v15_2004b - The Aral Sea Basin Crisis and Sustainable Water...

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1 The Aral Sea Basin Crisis and Sustainable Water Resource Management in Central Asia 7 1 Everett J. Peachey is a Master of Arts in Law and Diplomacy candidate at the Fletcher School of Law and Diplomacy, Tufts University ([email protected]). T HE A RAL S EA B ASIN C RISIS AND S USTAINABLE W ATER R ESOURCE M ANAGEMENT IN C ENTRAL A SIA Everett J. Peachey This article traces the historical development of water resource management in Central Asia, focusing on the causes of the cur- rent Aral Sea Basin crisis. It examines the obstacles facing the Central Asian republics in addressing this problem and offers predictions regarding the future state of the region’s ecology, economy, and stability, as well as the health of the region’s people. The article also explains how existing plans of action have been largely ineffective and why restoring the Aral Sea to its original state is an impossible task. Finally, it provides feasible policy recommendations on how to prevent the further mismanagement of the region’s water while maintaining viable levels of economic development and population growth. “That which is common to the greatest number has the least care bestowed on it” (Aristotle, Politics , Book II, Chapter 3). The ±ve Central Asian republics of Kazakhstan, Kyrgyzstan, Tajikistan, Turkmenistan, and Uzbekistan are facing a nearly unsolvable crisis in the Aral Sea Basin, the site of an environmental and human catastrophe. Given economic and time constraints, the mitigation of the catastrophe, rather than the reconstruction of the Basin’s original ecosystem, is the only viable Journal of Public and International Affairs, Volume 15/Spring 2004 Copyright © 2004, the Trustees of Princeton University http://www.princeton.edu/~jpia
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2 Everett J. Peachey approach to the problem. Damage control must be the course of action for the Central Asian community. It is necessary that the republics work together in a highly integrated and cooperative manner to manage the limited water resources in the region in an equitable and sustainable way. Without such an approach, the region is destined for an unprecedented economic, social, and humanitarian crisis. The value, productivity, and measure of land in Central Asia have always been inextricably linked to its access to water. As a result, a high degree of sociopolitical organization developed to maintain, monitor, and secure water resources in these “hydraulic societies” (Gleason 1991, 11; Wittfogel 1957). The Aral Sea, once the world’s fourth largest inland body of water, is at the very heart of the region, measuring some 67,000 square kilometers (Weinthal 2002, 5). Prior to Soviet interference, the Aral Sea Basin supported 75 percent of Central Asia’s population, contained nearly 90 percent of its surface water, and acted as a cultural, economic, and geographical core for the region (Allison and Jonson 2001, 70). In ad- dition, the deltas of the Amu Darya and Syr Darya (two rivers) supported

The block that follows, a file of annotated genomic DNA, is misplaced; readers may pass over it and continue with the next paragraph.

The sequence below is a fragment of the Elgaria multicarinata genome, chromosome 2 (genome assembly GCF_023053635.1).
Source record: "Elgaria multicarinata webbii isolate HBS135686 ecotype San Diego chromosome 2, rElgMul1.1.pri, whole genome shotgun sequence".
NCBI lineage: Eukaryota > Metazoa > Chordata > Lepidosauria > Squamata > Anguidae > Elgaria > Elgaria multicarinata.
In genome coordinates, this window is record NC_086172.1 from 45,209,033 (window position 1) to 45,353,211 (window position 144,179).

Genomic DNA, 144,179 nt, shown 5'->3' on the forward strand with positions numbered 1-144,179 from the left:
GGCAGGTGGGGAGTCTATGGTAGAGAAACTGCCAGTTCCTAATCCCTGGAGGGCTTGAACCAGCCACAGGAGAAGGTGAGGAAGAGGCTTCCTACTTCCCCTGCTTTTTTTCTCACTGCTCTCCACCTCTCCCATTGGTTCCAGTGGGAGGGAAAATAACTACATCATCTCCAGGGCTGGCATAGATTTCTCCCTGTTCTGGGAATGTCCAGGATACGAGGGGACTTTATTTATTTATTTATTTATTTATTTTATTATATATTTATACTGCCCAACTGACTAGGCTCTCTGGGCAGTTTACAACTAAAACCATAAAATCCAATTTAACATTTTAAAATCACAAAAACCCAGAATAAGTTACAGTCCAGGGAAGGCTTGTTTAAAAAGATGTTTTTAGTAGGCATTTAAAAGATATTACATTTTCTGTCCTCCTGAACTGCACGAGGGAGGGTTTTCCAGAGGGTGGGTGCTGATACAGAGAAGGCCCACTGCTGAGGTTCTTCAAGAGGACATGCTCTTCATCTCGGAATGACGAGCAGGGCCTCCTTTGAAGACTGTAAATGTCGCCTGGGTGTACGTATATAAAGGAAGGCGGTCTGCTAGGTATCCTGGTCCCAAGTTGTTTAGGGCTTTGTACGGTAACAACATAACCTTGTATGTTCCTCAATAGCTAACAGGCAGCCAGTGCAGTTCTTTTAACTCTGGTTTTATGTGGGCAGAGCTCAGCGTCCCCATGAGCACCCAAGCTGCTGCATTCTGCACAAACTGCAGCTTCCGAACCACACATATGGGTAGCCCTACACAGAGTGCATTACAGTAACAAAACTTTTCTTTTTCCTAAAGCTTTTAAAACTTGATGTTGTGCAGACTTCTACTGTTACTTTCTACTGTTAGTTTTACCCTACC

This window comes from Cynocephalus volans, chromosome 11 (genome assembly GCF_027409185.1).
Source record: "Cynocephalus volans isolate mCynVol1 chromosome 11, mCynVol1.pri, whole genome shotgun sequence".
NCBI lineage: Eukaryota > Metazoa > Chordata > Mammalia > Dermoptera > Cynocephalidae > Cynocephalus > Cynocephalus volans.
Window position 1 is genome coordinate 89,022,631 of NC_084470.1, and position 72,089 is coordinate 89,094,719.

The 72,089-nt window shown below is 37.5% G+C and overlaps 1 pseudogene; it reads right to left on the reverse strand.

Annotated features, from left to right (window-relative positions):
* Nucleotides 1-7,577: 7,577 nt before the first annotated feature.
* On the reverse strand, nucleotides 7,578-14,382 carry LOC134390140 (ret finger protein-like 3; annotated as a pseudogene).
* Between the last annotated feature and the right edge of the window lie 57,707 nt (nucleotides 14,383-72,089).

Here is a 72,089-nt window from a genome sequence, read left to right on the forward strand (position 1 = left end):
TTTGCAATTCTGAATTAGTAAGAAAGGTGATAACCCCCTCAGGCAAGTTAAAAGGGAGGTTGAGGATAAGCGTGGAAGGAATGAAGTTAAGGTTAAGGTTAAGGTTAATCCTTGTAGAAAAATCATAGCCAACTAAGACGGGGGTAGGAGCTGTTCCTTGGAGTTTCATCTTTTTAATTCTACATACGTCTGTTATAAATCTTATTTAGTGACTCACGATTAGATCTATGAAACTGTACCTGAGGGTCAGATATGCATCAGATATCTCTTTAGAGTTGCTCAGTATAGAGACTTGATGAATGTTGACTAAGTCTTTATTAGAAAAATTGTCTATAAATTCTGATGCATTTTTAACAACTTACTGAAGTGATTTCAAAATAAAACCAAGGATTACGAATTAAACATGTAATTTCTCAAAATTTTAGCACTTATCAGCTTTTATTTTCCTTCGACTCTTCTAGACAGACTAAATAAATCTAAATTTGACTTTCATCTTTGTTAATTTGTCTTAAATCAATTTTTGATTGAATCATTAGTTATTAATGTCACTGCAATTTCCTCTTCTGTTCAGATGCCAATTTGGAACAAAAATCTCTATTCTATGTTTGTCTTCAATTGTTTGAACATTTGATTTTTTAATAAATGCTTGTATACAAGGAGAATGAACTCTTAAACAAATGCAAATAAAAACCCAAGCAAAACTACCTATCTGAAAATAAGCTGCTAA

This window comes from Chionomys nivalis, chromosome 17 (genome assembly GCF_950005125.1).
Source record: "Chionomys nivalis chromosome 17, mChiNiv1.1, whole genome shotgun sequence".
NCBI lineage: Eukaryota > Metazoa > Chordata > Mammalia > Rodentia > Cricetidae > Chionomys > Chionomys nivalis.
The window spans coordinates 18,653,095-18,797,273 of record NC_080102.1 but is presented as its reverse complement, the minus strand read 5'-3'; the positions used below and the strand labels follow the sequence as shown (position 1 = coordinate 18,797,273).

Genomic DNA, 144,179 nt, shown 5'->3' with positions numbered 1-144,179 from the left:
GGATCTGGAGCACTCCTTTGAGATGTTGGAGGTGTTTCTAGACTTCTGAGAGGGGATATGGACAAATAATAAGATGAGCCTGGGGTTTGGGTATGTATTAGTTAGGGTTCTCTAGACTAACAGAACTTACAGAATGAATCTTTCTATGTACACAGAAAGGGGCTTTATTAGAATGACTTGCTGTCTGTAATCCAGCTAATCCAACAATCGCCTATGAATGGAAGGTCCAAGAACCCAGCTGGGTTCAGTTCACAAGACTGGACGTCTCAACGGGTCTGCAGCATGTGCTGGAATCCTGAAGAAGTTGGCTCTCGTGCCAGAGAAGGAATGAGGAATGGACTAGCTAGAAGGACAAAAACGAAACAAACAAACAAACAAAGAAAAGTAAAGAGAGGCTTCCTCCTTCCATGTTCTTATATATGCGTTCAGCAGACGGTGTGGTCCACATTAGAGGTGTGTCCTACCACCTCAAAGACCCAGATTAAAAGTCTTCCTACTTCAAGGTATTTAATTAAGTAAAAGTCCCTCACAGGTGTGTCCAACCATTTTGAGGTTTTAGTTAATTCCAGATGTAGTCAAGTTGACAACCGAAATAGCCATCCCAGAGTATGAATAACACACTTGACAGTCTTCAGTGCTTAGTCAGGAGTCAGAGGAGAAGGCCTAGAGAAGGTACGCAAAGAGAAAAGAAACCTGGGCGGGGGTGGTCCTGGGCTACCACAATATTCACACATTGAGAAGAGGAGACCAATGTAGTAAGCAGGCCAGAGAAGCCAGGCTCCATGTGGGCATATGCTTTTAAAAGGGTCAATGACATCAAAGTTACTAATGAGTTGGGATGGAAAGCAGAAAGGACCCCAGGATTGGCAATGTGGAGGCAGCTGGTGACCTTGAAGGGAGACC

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v15_2004b - The Aral Sea Basin Crisis and Sustainable Water...

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